She does soft soap Jane Fonda. I did not know that Fonda apologized for her "insensitivity" during the Vietnam war.  Several times. See here and here. But the problem is complicated and Burke does not follow all of the paths of inference. Jane Fonda's tourist visit to an anti-aircraft gun was not a momentary lapse, but a moment within an integrated life. All of her other choices seem to line up pretty well with that. Under the influence of Jane Fonda Ted Turner became a benefactor of the United Nations. 

To say that the military is “conservative” has little to do with the election strategies of Paul Ryan and Marco Rubio, except as they, too, reflect, a long, broad, and deep cultural matrix. We accept that military people are in families. To enforce Spartan barracks would seem unnatural (here and now). Yet, about 20,000 to 25,000 military families benefit from food stamps, and other federal family support subsidies. (See stories here and here.) Every soldier (sailor, airman) knows the cliché: If the Army wanted you to have a family, they would issue you one.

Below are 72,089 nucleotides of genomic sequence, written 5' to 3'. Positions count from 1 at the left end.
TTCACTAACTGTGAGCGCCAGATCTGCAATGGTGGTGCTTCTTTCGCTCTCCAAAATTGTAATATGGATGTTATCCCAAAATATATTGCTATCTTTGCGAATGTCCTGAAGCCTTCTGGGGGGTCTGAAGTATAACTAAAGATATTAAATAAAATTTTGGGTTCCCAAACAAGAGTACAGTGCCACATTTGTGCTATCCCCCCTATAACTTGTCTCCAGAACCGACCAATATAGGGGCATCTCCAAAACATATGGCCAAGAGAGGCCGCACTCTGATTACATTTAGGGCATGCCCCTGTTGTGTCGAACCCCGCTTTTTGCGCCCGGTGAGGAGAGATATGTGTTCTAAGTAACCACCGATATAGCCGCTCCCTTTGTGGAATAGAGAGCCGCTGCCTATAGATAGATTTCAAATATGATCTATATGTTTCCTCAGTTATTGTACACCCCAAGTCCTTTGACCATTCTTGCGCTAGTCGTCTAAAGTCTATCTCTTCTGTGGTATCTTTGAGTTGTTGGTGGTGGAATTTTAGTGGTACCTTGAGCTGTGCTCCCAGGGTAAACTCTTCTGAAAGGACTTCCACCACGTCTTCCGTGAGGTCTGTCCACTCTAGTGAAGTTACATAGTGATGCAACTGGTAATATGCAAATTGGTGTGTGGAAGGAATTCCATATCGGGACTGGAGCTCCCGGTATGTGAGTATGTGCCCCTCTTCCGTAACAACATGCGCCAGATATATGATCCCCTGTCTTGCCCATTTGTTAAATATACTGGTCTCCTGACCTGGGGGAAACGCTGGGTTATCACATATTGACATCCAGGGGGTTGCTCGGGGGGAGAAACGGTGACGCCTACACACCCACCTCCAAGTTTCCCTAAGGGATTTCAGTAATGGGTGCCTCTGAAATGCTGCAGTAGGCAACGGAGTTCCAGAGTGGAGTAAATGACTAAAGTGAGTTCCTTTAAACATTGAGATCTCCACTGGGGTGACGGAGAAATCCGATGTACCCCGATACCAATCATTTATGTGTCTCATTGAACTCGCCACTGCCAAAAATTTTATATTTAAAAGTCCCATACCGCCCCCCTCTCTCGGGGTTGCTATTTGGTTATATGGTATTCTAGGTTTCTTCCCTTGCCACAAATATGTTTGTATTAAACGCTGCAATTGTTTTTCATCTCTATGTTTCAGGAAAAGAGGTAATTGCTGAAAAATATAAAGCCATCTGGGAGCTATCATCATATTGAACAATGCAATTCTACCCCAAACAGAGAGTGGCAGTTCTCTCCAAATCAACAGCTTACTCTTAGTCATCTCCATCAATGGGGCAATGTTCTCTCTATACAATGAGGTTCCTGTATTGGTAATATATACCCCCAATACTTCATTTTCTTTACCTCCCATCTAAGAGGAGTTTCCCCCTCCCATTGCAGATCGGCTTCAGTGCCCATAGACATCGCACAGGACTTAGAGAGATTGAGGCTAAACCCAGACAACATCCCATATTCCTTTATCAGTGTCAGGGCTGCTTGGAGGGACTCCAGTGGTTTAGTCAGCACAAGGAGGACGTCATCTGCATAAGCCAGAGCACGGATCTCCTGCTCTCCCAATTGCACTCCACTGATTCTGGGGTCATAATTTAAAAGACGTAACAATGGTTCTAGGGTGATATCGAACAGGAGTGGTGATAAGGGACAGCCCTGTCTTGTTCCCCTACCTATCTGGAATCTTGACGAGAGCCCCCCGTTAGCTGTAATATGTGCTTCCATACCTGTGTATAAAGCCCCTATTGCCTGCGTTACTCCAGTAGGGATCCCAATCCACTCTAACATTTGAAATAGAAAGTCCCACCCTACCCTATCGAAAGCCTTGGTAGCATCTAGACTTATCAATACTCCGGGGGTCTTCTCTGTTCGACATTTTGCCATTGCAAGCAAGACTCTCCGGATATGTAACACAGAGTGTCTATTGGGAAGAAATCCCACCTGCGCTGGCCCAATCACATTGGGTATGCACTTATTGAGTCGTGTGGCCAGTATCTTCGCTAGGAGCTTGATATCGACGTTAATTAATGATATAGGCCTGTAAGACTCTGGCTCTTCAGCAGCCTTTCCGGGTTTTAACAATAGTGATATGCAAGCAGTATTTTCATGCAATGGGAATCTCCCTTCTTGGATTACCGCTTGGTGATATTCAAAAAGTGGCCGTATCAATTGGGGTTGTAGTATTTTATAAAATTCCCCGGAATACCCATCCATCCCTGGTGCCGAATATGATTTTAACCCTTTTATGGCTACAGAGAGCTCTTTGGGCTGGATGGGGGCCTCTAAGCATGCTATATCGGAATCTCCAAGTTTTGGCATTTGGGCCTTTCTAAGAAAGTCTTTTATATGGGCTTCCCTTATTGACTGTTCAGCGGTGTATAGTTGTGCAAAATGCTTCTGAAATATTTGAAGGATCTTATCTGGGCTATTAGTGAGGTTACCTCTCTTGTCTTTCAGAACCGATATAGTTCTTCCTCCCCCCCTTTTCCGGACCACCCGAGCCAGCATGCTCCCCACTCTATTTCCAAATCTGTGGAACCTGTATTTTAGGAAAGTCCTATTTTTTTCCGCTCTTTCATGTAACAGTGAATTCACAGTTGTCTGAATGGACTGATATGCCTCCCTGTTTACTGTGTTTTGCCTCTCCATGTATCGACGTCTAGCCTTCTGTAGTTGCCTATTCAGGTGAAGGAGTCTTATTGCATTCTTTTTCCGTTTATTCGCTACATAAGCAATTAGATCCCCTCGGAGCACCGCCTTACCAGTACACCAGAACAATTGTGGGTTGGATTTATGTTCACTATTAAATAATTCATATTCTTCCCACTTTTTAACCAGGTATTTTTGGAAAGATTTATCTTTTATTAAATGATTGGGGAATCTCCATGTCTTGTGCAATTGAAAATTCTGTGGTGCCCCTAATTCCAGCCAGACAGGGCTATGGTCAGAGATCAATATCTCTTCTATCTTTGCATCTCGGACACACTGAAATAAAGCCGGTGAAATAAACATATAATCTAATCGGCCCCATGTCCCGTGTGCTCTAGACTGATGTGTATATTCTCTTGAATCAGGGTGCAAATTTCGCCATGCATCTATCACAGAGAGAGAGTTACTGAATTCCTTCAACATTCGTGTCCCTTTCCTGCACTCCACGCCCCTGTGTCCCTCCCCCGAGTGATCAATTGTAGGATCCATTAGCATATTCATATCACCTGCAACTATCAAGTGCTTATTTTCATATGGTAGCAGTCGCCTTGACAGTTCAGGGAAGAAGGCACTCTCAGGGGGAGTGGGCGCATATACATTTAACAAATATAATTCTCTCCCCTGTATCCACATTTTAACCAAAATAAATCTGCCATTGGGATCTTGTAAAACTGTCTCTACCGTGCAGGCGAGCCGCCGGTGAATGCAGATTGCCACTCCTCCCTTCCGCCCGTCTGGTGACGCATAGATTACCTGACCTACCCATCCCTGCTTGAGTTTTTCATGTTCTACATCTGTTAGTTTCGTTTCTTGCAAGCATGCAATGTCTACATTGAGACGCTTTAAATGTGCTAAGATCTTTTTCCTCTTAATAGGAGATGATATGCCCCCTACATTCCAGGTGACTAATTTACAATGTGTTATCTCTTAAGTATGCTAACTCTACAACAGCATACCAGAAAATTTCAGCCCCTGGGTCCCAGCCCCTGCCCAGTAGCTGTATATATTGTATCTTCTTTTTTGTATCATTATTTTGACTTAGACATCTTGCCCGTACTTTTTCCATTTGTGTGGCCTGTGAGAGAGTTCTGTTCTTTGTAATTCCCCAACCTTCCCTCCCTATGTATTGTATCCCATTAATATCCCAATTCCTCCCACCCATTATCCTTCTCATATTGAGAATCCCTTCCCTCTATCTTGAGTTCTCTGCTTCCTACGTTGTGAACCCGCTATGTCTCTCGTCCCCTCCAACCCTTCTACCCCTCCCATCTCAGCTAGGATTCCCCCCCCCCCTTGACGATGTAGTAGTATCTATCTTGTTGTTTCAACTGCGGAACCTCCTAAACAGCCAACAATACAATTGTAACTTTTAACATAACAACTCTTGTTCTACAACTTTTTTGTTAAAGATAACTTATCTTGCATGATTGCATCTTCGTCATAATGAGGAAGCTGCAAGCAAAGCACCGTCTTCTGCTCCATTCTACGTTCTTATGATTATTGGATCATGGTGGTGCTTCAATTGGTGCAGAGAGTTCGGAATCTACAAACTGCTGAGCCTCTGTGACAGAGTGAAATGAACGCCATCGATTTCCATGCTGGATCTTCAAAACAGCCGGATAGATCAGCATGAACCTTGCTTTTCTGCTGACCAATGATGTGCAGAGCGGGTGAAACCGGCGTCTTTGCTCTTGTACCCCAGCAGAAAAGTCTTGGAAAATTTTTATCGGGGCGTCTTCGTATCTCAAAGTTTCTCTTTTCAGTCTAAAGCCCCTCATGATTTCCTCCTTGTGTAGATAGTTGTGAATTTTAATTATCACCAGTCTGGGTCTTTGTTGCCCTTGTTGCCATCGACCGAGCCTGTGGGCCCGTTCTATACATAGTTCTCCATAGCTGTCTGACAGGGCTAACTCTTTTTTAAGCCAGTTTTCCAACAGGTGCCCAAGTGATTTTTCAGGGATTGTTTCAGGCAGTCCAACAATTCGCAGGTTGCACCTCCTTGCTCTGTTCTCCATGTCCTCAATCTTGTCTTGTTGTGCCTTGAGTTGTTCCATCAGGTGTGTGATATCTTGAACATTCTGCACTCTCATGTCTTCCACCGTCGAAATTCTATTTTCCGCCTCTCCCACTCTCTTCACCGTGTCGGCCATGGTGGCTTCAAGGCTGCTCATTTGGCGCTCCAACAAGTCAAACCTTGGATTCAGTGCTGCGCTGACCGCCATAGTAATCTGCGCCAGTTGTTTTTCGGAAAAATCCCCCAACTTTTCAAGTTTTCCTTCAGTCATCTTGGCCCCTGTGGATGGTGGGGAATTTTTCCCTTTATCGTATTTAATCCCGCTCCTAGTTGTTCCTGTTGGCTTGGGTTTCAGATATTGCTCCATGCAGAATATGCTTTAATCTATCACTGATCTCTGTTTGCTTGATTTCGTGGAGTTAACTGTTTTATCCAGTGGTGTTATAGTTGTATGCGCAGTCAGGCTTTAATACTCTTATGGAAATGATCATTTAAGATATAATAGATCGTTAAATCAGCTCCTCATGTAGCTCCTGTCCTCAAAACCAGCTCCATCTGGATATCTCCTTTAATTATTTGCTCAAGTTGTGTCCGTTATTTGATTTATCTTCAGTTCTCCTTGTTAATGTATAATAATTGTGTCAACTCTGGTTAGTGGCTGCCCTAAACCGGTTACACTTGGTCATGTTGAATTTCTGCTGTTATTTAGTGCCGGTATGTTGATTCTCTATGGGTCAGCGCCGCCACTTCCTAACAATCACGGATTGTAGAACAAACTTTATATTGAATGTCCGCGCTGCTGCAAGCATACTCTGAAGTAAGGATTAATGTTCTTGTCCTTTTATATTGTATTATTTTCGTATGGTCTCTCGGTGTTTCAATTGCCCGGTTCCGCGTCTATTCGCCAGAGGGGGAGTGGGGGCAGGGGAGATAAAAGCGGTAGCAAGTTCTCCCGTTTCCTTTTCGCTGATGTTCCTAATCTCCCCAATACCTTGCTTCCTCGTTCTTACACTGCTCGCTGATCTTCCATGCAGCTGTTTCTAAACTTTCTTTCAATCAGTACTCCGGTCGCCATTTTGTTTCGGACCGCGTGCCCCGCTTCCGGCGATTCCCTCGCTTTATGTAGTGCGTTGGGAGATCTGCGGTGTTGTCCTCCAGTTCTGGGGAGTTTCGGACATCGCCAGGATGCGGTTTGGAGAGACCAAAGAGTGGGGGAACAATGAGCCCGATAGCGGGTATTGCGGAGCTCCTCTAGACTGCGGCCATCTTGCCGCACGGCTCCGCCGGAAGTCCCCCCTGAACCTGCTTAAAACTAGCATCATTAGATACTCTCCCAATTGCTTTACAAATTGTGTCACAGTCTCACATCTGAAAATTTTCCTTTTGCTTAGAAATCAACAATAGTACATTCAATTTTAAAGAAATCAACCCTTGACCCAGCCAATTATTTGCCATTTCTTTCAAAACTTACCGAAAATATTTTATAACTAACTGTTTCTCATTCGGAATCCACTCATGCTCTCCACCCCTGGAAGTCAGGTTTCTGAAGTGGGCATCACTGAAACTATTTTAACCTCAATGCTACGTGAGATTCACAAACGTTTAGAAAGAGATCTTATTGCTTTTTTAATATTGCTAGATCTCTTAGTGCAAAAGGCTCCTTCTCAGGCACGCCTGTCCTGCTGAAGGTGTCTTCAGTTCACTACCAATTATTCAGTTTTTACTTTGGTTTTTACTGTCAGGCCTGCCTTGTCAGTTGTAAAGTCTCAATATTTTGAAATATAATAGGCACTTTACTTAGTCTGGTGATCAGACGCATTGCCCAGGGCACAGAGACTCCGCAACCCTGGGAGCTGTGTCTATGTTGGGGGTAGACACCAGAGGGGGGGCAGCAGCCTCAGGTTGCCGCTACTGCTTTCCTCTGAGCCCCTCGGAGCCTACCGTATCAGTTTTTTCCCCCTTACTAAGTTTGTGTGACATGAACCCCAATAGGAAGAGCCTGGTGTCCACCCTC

And barracks today are sexually segregated, just as they were separated by race until after World War II—and as they are still separated by class: officers sleep better than enlisteds, even in the very frontiersy Texas State Guard.

Statistical surveys of the military carried out by military leaders (on NecessaryFacts here) reveal an unsurprising geographical bias for the South and the West. The interplay between regional conservatism and military presence is hard to ignore. Per capita enlistments from Massachusetts are not what they were in 1776 or 1861. Only a well-defined liberal elite believes that the military could benefit from the traditional liberal education at university. Most people in America, Democrat and Republican, believe that it is good, right, and proper that the military stands aside, alone, and apart with its own ethical and moral standards.